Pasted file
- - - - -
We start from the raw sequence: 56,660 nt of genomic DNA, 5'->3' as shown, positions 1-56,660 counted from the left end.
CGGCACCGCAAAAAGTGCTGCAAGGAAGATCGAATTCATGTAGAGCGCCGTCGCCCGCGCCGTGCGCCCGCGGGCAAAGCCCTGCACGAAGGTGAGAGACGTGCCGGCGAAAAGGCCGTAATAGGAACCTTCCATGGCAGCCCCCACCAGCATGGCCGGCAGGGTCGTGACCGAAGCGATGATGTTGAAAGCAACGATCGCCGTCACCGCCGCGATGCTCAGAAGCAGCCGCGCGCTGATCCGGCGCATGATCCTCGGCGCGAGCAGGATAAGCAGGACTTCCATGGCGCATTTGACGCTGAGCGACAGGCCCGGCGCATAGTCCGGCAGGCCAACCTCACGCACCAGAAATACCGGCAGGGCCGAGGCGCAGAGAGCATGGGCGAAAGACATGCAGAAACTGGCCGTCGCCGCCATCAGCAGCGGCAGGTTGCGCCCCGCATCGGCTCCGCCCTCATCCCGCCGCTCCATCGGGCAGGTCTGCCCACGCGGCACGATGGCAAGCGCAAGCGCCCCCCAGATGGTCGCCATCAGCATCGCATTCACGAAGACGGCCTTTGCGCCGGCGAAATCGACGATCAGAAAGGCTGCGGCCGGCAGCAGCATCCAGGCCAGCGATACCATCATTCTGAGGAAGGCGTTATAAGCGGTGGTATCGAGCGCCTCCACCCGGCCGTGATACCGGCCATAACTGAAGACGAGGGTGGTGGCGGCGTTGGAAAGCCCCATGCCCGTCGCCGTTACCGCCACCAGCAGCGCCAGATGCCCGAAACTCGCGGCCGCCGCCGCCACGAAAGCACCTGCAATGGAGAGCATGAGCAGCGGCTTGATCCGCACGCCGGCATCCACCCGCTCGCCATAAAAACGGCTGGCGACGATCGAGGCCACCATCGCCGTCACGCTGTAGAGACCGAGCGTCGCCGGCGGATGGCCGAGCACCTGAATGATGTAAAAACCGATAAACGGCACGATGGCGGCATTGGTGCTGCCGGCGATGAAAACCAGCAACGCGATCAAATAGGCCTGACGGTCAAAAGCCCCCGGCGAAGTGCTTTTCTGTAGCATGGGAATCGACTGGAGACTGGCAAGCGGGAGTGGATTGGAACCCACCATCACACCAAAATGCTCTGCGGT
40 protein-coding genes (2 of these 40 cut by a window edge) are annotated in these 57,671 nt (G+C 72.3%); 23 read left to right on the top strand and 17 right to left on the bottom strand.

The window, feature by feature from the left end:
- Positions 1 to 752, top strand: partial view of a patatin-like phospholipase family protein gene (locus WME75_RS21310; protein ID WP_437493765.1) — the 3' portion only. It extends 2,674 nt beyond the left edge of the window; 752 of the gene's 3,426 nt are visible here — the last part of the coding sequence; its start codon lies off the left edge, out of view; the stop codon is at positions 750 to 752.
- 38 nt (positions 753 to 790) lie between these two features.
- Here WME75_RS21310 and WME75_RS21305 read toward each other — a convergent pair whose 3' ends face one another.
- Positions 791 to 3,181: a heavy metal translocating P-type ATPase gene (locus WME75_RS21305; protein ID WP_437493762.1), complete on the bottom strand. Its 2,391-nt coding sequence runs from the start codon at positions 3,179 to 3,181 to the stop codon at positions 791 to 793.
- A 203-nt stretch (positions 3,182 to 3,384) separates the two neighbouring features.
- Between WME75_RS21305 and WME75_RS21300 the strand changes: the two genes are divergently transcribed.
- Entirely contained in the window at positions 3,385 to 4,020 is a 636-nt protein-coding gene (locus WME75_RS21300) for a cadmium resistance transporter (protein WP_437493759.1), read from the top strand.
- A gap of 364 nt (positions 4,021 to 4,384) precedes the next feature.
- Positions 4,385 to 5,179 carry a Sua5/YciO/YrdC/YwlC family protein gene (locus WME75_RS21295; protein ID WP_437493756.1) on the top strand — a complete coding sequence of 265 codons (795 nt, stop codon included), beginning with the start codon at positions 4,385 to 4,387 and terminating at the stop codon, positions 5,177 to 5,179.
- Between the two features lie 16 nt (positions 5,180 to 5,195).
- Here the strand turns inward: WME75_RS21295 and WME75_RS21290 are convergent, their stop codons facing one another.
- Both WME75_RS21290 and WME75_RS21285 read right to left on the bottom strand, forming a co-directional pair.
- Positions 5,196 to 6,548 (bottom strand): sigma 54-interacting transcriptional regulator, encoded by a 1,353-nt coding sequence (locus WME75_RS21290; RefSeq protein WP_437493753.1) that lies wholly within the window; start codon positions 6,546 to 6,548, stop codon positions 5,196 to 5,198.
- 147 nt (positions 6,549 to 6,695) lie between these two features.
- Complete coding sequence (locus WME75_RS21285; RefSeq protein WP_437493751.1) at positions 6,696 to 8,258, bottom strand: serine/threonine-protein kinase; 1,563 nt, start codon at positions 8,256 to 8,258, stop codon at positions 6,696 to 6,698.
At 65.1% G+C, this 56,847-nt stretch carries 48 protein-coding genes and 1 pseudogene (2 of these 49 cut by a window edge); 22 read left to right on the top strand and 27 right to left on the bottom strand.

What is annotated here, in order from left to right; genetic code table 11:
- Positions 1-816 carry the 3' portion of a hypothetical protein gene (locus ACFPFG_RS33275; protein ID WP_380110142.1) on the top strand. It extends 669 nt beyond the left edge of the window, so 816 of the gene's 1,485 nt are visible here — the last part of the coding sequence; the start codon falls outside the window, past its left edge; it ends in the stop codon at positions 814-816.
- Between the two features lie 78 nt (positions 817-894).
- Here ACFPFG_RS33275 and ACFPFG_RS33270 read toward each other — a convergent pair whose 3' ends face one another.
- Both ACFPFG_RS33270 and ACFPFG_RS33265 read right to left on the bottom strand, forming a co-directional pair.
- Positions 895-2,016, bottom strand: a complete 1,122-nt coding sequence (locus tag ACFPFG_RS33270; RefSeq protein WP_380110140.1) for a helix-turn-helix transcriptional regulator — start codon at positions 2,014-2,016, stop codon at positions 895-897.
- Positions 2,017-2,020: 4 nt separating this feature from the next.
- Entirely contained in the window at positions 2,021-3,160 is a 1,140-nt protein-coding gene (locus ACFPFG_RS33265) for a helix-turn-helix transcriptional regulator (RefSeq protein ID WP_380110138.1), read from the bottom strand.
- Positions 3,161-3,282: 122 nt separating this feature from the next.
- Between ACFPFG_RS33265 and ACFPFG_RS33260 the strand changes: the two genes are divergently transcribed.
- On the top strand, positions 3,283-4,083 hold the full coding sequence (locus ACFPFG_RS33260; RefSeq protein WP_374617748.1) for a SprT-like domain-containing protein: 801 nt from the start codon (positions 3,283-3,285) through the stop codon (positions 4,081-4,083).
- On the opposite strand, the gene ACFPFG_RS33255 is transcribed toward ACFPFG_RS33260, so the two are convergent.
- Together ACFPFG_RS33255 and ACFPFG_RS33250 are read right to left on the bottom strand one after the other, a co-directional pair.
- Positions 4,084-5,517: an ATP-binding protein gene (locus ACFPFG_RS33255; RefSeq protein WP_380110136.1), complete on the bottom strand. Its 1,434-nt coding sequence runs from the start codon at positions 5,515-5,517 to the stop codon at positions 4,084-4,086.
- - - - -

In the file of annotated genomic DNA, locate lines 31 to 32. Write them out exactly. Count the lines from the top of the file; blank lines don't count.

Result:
- On the top strand, positions 3,283-4,083 hold the full coding sequence (locus ACFPFG_RS33260; RefSeq protein WP_374617748.1) for a SprT-like domain-containing protein: 801 nt from the start codon (positions 3,283-3,285) through the stop codon (positions 4,081-4,083).
- On the opposite strand, the gene ACFPFG_RS33255 is transcribed toward ACFPFG_RS33260, so the two are convergent.